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Joe's Tips<
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Beyone the Handshake by Steve Gutzman

Traditionally, vendors have allocated the majority of their sales training dollars toward product and solution training. Increasingly, however, there is recognition that soft-skills training in areas such as developing rapport, first impressions, and understanding body language is needed as well. Some sales training classes even include modules on neuro-linguistic programming.

After spending 32 years in sales, I can say unequivocally that creating a connection with a total stranger is the toughest thing to do. You’re not going to close a $100K deal within the first 90 seconds of meeting someone, but you can sure lose a deal in that time.

Traditionally, sales was a place where the “gift of gab” and a sparkling personality were major factors in determining the success of the salesperson, and smartness was defined as knowing the answers to all the questions. The sands are clearly shifting, and today a salesperson’s success is more likely to be influenced by the ability to talk less and listen more, and smartness is defined more by knowing the right questions to ask. The gift of gab is really no gift at all. As a result, the psychology of human interaction is being explored in more detail than ever before.

In France, tipping is not normal, as the service charge is automatically included, which makes the following study by Nicolas Guéguen and Céline Jacob, two French psychologists, so interesting. They found that a waitress who greeted her new patrons with a simple welcoming touch to the arm or shoulder as they were being seated received a tip 24.6% of the time. The other waitress in the control study who did not apply the “touch” received a tip 10.8% of the time.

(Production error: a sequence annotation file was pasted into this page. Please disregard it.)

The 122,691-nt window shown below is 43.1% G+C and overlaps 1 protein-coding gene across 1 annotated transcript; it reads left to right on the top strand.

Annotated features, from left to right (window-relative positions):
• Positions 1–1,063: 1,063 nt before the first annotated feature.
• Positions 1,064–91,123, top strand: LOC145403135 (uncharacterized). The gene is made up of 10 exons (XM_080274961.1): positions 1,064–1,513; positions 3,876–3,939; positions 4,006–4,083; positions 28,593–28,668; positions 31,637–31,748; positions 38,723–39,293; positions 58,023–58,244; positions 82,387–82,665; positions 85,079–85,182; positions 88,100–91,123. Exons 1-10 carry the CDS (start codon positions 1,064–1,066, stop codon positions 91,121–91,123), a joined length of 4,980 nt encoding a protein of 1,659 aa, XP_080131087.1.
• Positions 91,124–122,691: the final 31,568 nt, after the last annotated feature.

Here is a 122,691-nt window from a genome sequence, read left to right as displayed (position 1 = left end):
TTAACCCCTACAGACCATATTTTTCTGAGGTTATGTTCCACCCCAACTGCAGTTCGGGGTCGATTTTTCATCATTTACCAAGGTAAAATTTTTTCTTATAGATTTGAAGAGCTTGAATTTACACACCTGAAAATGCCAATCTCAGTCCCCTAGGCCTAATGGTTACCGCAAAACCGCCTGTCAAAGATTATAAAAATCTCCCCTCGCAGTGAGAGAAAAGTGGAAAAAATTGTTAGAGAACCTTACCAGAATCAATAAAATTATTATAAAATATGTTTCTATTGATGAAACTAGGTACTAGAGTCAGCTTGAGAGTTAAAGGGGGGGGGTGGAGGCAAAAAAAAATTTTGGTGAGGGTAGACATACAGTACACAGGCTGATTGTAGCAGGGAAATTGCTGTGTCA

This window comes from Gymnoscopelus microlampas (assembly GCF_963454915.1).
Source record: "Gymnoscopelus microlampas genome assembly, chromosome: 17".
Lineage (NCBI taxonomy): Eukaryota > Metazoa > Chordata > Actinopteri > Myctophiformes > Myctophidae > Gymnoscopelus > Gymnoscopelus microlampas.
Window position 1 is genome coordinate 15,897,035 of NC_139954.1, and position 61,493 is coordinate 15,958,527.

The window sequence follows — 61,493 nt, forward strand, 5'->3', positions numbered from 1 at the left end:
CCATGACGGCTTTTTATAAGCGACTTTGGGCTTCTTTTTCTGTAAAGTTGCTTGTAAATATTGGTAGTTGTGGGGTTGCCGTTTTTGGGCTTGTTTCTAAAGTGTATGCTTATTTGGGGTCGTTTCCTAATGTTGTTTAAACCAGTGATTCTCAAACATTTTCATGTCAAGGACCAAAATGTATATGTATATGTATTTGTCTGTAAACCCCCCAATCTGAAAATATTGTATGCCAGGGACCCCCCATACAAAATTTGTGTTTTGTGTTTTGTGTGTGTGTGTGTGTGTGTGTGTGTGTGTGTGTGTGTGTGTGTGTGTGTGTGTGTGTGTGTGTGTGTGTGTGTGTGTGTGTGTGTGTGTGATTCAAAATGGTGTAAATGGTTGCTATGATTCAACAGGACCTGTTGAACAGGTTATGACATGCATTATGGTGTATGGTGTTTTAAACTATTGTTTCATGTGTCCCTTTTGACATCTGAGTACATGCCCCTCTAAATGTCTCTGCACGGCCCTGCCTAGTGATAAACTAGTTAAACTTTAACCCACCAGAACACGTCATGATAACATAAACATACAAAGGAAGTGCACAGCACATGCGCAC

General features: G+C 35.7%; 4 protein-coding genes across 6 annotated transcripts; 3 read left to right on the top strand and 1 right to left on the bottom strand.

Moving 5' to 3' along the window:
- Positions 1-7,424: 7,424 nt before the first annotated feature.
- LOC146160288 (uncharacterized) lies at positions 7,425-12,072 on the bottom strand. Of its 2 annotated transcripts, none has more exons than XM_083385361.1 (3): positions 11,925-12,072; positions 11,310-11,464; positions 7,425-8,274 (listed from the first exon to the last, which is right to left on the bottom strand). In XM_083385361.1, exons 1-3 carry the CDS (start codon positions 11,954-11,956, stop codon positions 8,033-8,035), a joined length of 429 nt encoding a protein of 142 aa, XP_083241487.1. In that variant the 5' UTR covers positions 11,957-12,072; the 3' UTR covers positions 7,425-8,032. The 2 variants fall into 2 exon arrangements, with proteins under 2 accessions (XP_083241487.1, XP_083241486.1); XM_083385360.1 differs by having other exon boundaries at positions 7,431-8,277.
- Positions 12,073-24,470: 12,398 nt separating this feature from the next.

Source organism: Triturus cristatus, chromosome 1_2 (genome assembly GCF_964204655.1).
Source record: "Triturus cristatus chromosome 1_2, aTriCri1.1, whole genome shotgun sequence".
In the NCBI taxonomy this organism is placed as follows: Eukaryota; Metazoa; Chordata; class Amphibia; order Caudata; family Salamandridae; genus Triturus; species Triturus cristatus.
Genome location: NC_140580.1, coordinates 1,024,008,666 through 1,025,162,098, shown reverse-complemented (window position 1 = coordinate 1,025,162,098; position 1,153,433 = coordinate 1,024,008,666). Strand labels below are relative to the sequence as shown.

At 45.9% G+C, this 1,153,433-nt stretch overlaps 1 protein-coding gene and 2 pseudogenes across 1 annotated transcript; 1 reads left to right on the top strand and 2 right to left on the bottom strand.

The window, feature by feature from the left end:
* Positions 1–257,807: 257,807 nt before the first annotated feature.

Other studies have shown, for example, that students who received a supportive touch on the back or arm from a teacher were nearly twice as likely to volunteer in class as those who did not. A sympathetic touch from a doctor leaves patients with the impression that the visit lasted twice as long, compared with estimates from people who were untouched.

To see whether touch is in fact related to performance, scientists at the University of California, Berkeley recently analyzed interactions in one of the most physically expressive arenas on earth: professional basketball. During the 2009 season, researchers recorded every bump, high five, and hug in every game by each team in the National Basketball Association. With few exceptions, the better teams were “touchier” than the bad ones. At the top of the list were the Boston Celtics and the Los Angeles Lakers, perennially high-ranking teams. At the bottom were the so-so Sacramento Kings and Charlotte Bobcats.

This does not mean that your vendors are going to start high-fiving you in the parking lot, but the psychology of touch has become an important human interaction skill that is being taught, and when used deftly, it can strengthen the ability to connect. And that is the Holy Grail of selling.

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